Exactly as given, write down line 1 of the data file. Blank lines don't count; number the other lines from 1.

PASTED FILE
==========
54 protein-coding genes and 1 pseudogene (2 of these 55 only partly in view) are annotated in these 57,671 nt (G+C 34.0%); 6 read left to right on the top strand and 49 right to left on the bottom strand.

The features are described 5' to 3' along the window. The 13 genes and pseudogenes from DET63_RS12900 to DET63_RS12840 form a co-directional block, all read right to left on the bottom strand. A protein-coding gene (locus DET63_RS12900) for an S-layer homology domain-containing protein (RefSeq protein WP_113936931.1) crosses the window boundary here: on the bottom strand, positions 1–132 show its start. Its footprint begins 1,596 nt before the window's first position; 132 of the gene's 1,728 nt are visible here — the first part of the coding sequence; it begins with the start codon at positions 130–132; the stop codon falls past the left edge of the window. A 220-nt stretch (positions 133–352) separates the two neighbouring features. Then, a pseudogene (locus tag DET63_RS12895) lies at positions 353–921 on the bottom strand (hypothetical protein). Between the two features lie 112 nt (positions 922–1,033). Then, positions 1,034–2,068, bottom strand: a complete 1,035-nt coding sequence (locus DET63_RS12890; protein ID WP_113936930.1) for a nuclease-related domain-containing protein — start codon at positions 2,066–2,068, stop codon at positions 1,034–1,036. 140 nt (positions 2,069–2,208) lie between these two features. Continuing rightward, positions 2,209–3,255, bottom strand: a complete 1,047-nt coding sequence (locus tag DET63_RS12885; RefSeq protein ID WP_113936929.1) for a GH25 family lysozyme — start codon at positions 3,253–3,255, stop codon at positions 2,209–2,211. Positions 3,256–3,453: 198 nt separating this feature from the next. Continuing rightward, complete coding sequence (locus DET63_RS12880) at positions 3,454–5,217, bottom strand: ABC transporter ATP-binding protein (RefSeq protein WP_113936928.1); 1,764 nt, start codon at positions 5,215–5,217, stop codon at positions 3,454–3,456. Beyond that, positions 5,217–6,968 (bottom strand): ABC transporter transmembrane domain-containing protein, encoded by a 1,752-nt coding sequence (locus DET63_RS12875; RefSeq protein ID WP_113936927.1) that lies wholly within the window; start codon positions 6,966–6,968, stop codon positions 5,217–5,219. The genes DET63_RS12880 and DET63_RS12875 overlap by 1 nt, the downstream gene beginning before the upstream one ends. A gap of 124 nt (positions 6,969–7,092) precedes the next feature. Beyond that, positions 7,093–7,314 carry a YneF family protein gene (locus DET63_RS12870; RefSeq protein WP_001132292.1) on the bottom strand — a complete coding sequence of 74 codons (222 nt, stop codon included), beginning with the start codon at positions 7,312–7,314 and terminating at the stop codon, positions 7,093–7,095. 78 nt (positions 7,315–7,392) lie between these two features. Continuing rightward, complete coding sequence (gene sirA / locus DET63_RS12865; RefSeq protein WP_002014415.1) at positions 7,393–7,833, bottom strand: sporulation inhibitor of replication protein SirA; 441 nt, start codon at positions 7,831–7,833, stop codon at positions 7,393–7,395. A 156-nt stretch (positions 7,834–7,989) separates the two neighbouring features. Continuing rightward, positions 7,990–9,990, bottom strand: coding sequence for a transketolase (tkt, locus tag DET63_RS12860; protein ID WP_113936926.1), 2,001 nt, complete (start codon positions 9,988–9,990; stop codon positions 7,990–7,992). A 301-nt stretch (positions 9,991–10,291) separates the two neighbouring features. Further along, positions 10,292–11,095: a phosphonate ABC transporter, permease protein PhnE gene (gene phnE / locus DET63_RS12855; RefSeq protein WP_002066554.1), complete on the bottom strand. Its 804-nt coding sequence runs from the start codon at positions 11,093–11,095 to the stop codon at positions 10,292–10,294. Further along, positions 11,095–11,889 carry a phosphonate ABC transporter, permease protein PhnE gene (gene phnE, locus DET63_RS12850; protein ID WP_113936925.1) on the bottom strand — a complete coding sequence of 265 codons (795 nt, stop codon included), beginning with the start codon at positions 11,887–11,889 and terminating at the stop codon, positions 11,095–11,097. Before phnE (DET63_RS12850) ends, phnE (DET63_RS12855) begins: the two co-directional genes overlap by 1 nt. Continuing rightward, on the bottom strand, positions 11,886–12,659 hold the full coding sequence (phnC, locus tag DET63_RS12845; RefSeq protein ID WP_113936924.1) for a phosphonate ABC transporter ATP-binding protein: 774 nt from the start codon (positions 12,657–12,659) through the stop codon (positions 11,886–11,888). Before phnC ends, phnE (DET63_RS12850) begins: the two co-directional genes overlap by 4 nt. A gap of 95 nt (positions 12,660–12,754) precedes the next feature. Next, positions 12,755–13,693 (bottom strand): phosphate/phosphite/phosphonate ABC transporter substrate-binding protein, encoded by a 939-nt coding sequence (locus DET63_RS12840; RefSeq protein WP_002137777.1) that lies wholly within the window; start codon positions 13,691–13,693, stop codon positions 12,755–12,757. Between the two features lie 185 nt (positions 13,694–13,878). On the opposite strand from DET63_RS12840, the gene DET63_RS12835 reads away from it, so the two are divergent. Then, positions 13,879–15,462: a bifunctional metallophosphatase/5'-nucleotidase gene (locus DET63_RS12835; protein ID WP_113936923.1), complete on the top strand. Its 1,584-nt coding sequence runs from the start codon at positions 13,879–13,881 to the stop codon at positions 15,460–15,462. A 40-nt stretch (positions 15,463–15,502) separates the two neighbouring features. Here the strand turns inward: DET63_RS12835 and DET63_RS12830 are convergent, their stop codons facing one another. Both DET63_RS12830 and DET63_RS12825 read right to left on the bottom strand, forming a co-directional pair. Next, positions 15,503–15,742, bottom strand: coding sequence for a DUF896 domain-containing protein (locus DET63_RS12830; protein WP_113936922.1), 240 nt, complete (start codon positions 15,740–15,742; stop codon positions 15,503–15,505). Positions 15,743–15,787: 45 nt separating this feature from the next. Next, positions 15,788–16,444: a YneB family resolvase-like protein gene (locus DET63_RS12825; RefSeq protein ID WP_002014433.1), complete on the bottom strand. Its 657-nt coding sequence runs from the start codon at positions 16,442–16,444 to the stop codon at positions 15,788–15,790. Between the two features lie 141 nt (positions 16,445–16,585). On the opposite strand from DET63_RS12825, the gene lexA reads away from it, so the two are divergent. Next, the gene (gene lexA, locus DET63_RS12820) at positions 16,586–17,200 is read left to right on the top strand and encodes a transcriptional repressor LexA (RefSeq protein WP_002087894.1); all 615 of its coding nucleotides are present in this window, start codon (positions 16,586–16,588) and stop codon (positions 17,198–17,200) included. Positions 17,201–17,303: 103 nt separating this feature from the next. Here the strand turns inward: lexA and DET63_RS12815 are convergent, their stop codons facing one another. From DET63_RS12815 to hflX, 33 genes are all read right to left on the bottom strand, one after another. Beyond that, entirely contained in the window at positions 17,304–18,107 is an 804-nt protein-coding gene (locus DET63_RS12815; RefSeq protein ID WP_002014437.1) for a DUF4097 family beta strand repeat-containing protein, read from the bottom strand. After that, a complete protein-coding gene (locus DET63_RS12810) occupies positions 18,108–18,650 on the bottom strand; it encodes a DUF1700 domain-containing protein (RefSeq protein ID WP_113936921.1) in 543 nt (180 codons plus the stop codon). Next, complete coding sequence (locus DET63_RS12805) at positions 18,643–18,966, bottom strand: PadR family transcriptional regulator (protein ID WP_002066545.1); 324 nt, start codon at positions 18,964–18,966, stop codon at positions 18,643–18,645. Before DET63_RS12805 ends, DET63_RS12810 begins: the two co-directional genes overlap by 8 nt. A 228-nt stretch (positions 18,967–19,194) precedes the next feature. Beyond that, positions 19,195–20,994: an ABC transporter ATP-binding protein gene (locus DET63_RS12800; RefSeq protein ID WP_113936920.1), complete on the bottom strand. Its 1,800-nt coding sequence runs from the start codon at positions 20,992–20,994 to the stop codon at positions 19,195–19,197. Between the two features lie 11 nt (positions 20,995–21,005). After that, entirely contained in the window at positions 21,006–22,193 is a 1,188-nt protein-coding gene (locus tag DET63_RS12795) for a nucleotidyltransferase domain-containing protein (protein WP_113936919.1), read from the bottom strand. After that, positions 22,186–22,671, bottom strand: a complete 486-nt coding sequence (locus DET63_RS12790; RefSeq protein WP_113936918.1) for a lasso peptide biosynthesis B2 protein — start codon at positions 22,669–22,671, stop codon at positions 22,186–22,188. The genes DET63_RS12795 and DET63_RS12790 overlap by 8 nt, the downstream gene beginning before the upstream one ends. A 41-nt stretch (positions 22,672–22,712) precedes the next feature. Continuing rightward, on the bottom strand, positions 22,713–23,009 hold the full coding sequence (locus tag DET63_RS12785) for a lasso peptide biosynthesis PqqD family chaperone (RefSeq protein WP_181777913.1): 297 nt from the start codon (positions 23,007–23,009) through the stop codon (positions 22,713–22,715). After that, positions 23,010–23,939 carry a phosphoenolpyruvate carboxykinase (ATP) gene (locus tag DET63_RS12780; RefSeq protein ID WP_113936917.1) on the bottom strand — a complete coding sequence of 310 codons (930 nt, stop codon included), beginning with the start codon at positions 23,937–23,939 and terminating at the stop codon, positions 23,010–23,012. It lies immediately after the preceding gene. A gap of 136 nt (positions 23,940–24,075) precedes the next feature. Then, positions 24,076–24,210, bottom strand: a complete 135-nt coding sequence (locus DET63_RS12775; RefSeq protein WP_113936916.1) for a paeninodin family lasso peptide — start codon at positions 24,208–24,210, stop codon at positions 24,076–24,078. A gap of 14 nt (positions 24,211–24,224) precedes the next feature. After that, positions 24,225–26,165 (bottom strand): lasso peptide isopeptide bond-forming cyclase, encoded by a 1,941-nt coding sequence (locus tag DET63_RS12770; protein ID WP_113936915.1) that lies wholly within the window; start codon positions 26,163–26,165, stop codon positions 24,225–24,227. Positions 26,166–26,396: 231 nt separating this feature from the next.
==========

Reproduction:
54 protein-coding genes and 1 pseudogene (2 of these 55 only partly in view) are annotated in these 57,671 nt (G+C 34.0%); 6 read left to right on the top strand and 49 right to left on the bottom strand.